Hiring, Is it a Leader Thing, or a Team Thing?

Teams are by nature very territorial and possessive, especially high producing, quality teams. Often these types of teams don't initially want others on the team. Why? Well, sometimes for some really good reasons. Quality will suffer, time will be spent training rather than producing, personalities will be different, etc. If a leader doesn’t understand these concerns and deal with them, the team will often sabotage a newcomer’s success. All of this can be avoided, but it takes a leadership choice and action to do so.

I learned a great lesson by watching Terri, my wife, hire staff. She would run the candidates by the team, get their input, positive and negative, and narrow down the candidates. She respected the high quality work and dedication to excellence that her current team possessed and wanted to add to it, not subtract from it by hiring the wrong person. Terri would have the last say, but she did include the team in the hiring process. Once the team had an opportunity to weigh in, they did everything they could to help the new person succeed. Why? Because they had part ownership or at least got to weigh in on the decision to allow the new person onto the team!

Teams sometimes do end up wanting a “warm body” to join the team when the team has been overworked for a period of time. In desperation, they will agree to allow just about anyone on the team just to get some relief from the current workload. When it has gotten this far along, leaders will often feel the pressure to hire just about anybody to relieve the pain. When this happens, it’s a critical sign of heartache and pain for everyone moving forward. Why? Several reasons:

  1. The wrong hire disrupts a good team and unhealthy conflict arises.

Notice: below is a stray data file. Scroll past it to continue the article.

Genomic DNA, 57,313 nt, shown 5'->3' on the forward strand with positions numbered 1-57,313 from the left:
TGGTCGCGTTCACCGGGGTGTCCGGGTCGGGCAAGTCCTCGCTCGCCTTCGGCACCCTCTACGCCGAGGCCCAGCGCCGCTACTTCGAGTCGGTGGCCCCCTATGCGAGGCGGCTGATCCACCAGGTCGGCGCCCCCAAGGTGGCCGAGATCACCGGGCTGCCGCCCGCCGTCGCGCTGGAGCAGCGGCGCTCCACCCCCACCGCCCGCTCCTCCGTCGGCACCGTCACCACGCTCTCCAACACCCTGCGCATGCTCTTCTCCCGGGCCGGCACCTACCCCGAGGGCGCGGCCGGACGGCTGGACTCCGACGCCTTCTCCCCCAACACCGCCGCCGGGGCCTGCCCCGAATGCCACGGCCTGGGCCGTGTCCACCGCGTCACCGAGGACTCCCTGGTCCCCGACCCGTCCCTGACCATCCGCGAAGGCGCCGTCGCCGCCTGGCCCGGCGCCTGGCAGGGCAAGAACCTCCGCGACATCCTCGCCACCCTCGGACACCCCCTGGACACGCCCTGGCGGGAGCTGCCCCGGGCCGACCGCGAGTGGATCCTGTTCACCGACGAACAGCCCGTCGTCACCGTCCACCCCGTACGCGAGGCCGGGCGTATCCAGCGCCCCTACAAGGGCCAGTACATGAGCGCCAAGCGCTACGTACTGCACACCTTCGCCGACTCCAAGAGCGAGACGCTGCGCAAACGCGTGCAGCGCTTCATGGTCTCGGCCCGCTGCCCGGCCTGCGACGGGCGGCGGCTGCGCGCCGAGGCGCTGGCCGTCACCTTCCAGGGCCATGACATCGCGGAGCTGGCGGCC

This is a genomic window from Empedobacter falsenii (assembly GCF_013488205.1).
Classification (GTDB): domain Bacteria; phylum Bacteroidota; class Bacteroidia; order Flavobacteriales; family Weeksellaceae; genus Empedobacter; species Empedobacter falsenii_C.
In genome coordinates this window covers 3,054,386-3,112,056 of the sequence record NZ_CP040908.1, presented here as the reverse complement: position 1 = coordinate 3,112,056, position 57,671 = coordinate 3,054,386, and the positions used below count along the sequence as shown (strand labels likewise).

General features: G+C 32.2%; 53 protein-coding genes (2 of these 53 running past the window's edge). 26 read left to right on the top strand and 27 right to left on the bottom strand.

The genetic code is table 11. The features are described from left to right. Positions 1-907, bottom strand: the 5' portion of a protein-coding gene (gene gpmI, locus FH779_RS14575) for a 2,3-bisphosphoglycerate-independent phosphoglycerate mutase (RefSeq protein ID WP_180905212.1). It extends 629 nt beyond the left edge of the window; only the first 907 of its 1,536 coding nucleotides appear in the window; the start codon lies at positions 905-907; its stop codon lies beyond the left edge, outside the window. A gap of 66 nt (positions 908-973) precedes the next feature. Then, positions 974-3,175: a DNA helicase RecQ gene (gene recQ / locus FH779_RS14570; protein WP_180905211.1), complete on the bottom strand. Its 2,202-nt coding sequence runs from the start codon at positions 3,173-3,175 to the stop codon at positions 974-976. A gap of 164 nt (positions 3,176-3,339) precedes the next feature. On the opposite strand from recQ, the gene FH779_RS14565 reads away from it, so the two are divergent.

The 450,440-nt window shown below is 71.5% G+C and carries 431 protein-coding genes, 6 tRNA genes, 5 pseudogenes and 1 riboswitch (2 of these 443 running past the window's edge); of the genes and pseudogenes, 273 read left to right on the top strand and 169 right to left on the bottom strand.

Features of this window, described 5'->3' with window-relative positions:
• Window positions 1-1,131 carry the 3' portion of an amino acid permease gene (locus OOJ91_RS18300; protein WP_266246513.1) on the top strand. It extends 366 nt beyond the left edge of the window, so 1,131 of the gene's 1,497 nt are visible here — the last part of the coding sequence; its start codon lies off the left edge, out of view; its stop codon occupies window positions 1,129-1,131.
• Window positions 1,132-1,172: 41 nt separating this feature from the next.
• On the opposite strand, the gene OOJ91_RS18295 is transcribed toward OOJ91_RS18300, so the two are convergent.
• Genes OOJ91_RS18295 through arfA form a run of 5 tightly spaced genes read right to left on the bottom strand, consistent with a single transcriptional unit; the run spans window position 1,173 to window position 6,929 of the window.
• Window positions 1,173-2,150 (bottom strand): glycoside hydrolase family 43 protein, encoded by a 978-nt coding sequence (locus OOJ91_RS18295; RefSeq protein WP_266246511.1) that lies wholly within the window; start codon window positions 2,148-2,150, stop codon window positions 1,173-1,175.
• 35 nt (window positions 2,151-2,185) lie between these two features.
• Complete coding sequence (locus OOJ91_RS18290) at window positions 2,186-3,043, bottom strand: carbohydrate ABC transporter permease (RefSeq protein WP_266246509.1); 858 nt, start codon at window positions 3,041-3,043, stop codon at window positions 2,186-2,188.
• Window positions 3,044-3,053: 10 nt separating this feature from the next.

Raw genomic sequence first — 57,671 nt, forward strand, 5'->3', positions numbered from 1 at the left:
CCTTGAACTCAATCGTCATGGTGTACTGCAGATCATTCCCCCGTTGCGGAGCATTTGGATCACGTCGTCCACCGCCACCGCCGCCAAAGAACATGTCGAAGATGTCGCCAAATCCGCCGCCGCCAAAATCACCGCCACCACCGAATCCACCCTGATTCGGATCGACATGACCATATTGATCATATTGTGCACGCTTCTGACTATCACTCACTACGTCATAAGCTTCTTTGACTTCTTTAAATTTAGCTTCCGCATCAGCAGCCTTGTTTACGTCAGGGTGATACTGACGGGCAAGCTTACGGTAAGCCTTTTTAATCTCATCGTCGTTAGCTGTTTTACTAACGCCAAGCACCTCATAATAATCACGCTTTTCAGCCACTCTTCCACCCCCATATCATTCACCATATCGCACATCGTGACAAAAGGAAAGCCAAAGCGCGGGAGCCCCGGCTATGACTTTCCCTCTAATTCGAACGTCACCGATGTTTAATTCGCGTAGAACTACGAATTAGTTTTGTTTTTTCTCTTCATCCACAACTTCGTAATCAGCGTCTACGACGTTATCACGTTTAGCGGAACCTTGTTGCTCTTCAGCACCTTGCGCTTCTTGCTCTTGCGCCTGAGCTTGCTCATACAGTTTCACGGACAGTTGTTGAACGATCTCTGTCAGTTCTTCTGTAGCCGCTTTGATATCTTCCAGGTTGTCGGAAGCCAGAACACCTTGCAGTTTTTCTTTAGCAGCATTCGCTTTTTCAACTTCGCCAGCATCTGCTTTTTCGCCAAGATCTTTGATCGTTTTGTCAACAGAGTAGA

2. The wrong hire brings confusion to the team about values, priorities, and boundaries.

  3. The wrong hire gets confused him or herself. Disunity, wrong expectations, and disillusionment sets in.

  4. The leader loses the faith of the team. Respect is hard to gain and easily lost.

  5. A precedent is set for future hiring.

  6. It is a lot harder to get rid of a bad hire than it is to hire one.

What are some ways to avoid making a bad hire?

  1. Always, always have a few people in mind to recruit.

  2. Communicate with the team about their perspective: their fears, doubts, or hopes concerning the potential prospect.

  3. Do a little inconspicuous snooping; check out their social media, and make an exception this time concerning gossip and listen to what others have to say about them. Look for the good qualities, but don’t be naïve and ignore the warning signs either.

  4. Communicate with the team and get their insight about timing of the hire.

  5. Revisit the company’s vision or purpose statement, mission statement, core values, and build your interview questions around them. Don’t be too obvious and leading with your questions; this will take some thinking time.

  6. Let the leaders of your team do the second interview and decide if it would be wise to do the third and final interview.

Remember, a bad hire may alleviate some pain today, but will definitely increase your pain in the future. A bad hire will also lengthen the time you and your team will have to endure that pain. So, do yourself a favor. Allow your team to lead. Team leadership is a lot different than a leader with a team. A leader with a team sees involving the team in important decisions in a couple of false ways:

  • He or she may see it as being a weak leader; irresponsible and dumping on the team instead of involving the team.

  • The leader may falsely believe the team is incapable of making unbiased decisions. (This may be true if the leader hasn't been clear about the boundaries. As a matter of fact, the team may help the leader see his or her own biases.)

If a leader feels like he or she must protect the team and always make the right decisions, too many assumptions are made that disable the team rather than empower it. Be vulnerable enough to ask your team to help, they will jump at the chance. Rather than see you as incompetent, they will see you as a leader who cared enough to really protect the team by being part of the team!

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